Gresham's Law - Explained
What is Gresham's Law?
If you still have questions or prefer to get help directly from an agent, please submit a request.
We’ll get back to you as soon as possible.
- Marketing, Advertising, Sales & PR
- Accounting, Taxation, and Reporting
- Professionalism & Career Development
Law, Transactions, & Risk Management
Government, Legal System, Administrative Law, & Constitutional Law Legal Disputes - Civil & Criminal Law Agency Law HR, Employment, Labor, & Discrimination Business Entities, Corporate Governance & Ownership Business Transactions, Antitrust, & Securities Law Real Estate, Personal, & Intellectual Property Commercial Law: Contract, Payments, Security Interests, & Bankruptcy Consumer Protection Insurance & Risk Management Immigration Law Environmental Protection Law Inheritance, Estates, and Trusts
- Business Management & Operations
- Economics, Finance, & Analytics
What is Gresham's Law?
Gresham's law is a monetary principle based on observation in economics that in currency evaluation, when two coins are equal in face value but unequal in intrinsic value (cost of material), the one having less intrinsic value tends to remain in the market circulation, whereas the other disappears to be hoarded or exported as bullion. The law is named after Sir Thomas Gresham (1519-79), a leading English financial adviser to Queen Elizabeth I.
Back to:ECONOMIC ANALYSIS & MONETARY POLICY
Why is Gresham's Law Important?
It states that "bad money drives out good." Where bad refers to the coin with lesser intrinsic value and good refers to the coin with more intrinsic value. In older times, coins were made of gold, silver and other precious metals, which gave them their value. Over time, there was a decrease in the number of precious metals used in making coins because the metals were worth more than the face value mentioned in the coin. The new coins were given the same face value as the existing coins to facilitate the transactions conducted by the people. Because the intrinsic value of the old coins was higher than the coin's face value, people started melting down the coins and sell the metal itself, or hoarding them as a store of value. The new coins with less intrinsic value were considered as overvalued and hence its expenditure increased more than coins with more intrinsic value as they were considered as undervalued, leading to hoarding effect, driving them out of circulation as currency.
Name Origin of Gresham's Law
In the administration of Queen Elizabeth, different metals were in circulation as currency. Some coins were of more intrinsic value than others of the same monitory value. The coins made of the inferior metal tended to drive the better out of circulation as currency. This is because the better coins were either hoarded or melted down and sold as bullion or in foreign exchanges, or used in the fine arts. This was observed by Gresham and also stated at least 40 years before Gresham by Nicolaus Copernicus. The theory was not formalized until the middle of the 19th century by Scottish economist Henry Dunning Macleod in name of Sir Gresham. In some parts of Europe (mostly Central and Eastern Europe) this law is also known as Copernicus Law.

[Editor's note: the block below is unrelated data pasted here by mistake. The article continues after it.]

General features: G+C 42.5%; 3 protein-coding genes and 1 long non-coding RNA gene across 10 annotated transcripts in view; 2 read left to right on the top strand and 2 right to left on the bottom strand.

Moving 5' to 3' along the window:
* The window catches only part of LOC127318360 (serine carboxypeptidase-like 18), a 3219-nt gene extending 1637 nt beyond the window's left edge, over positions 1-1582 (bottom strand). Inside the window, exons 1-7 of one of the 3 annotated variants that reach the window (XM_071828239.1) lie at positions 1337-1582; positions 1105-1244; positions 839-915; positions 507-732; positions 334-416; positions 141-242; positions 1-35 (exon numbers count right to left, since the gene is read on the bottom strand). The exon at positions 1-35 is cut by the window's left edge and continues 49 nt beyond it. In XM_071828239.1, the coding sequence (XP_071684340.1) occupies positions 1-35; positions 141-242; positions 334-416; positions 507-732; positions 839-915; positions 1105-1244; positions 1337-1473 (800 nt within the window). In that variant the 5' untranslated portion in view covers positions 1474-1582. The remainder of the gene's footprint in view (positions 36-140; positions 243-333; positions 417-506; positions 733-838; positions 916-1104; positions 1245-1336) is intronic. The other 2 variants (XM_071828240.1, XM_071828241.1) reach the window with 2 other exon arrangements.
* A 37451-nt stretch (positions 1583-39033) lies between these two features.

- Legal Tender
- Gresham's Law
- Double Coincidence of Wants
- Functions of Money
- Medium of Exchange
- Unit of Account
- Store of Value
- Time Value of Money
- Standard of Deferred Payment
- Liquidity Preference Theory
- National Savings and Investment Identity
- Circular Flow of Money
- Commodity Money
- Gold Exchange Standard
- Bretton Woods System
- Fiat Money
- Money Supply
- M1 and M2 Money Supply
- Monetary Base
- Savings, Demand, and Time Deposits
- How Do Banks Create Money?
- Financial Intermediary
- Bank Balance Sheet
- Money Multiplier Formula
- Velocity of Money
- Multiplier Effect
- Quantity Equation of Money
- McCallum Rule
- Neutrality of Money
- Real Bills Theory
- Banking System?
- Central Bank
- Federal Reserve System
- Federal Open Market Committee (FOMC)
- Fed Balance Sheet
- Term Auction Facility
- Taylor Rule
- How is the Federal Reserve Bank Organized?
- What is Bank Regulation?
- CAMELS Rating
- Bank Supervision
- Bank Runs
- What is Deposit Insurance?
- Federal Deposit Insurance Corporation
- Lender of Last Resort
- Central Banks Carry Out Monetary Policy
- Open Market Operations
- Bank Reserve
- Discount Rate
- Federal Funds Rate
- Monetary Policy
- Contractionary and Expansionary Monetary Policy
- Loose vs Tight Monetary Policy
- Easy Monetary Policy
- Accommodative Monetary Policy
- Dove & Hawk (Monetary Policy) - Explained
- Tight Monetary Policy - Explained
- Stabilization Policy
- Pushing on a String
- The Effect of Monetary Policy on Interest Rates
- Federal Funds Rate
- Gibson Paradox
- Vasicek Interest Rate Model
- Equation of Exchange (Economics)
- The Effect of Monetary Policy on Aggregate Demand
- Quantitative Easing
- Reserve Currency
- What are Excess Reserves?
- Unpredictable Movements of Velocity
- Central Banks - Unemployment and Inflation
- Inflation Targeting
- Fisher Effect
- Asset Bubbles and Leverage Cycles
- Money Capital Market
- Quantity Theory of Money
- Aggregate Expenditure Model
- IS-LM Model
- European Capital Market Institute